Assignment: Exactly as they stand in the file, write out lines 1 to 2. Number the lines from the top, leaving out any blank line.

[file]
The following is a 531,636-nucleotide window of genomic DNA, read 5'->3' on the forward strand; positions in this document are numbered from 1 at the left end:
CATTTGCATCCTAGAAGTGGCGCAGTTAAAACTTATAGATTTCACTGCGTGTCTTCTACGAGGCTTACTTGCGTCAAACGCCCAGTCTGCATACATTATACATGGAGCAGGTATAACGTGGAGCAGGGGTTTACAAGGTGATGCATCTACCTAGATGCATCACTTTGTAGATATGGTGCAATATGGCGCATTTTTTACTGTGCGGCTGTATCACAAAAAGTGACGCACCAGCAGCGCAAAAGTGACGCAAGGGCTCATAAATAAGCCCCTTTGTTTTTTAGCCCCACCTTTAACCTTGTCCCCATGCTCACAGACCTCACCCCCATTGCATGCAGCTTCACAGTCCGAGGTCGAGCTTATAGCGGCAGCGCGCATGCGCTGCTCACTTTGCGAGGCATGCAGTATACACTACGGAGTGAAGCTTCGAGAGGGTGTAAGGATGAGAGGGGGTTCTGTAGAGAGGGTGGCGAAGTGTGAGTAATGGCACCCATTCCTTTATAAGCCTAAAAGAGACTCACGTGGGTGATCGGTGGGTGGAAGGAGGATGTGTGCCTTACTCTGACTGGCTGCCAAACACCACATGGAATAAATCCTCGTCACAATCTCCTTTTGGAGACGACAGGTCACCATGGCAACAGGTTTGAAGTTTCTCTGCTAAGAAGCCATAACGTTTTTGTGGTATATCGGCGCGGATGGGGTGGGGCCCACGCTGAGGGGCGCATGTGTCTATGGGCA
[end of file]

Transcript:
The following is a 531,636-nucleotide window of genomic DNA, read 5'->3' on the forward strand; positions in this document are numbered from 1 at the left end:
CATTTGCATCCTAGAAGTGGCGCAGTTAAAACTTATAGATTTCACTGCGTGTCTTCTACGAGGCTTACTTGCGTCAAACGCCCAGTCTGCATACATTATACATGGAGCAGGTATAACGTGGAGCAGGGGTTTACAAGGTGATGCATCTACCTAGATGCATCACTTTGTAGATATGGTGCAATATGGCGCATTTTTTACTGTGCGGCTGTATCACAAAAAGTGACGCACCAGCAGCGCAAAAGTGACGCAAGGGCTCATAAATAAGCCCCTTTGTTTTTTAGCCCCACCTTTAACCTTGTCCCCATGCTCACAGACCTCACCCCCATTGCATGCAGCTTCACAGTCCGAGGTCGAGCTTATAGCGGCAGCGCGCATGCGCTGCTCACTTTGCGAGGCATGCAGTATACACTACGGAGTGAAGCTTCGAGAGGGTGTAAGGATGAGAGGGGGTTCTGTAGAGAGGGTGGCGAAGTGTGAGTAATGGCACCCATTCCTTTATAAGCCTAAAAGAGACTCACGTGGGTGATCGGTGGGTGGAAGGAGGATGTGTGCCTTACTCTGACTGGCTGCCAAACACCACATGGAATAAATCCTCGTCACAATCTCCTTTTGGAGACGACAGGTCACCATGGCAACAGGTTTGAAGTTTCTCTGCTAAGAAGCCATAACGTTTTTGTGGTATATCGGCGCGGATGGGGTGGGGCCCACGCTGAGGGGCGCATGTGTCTATGGGCA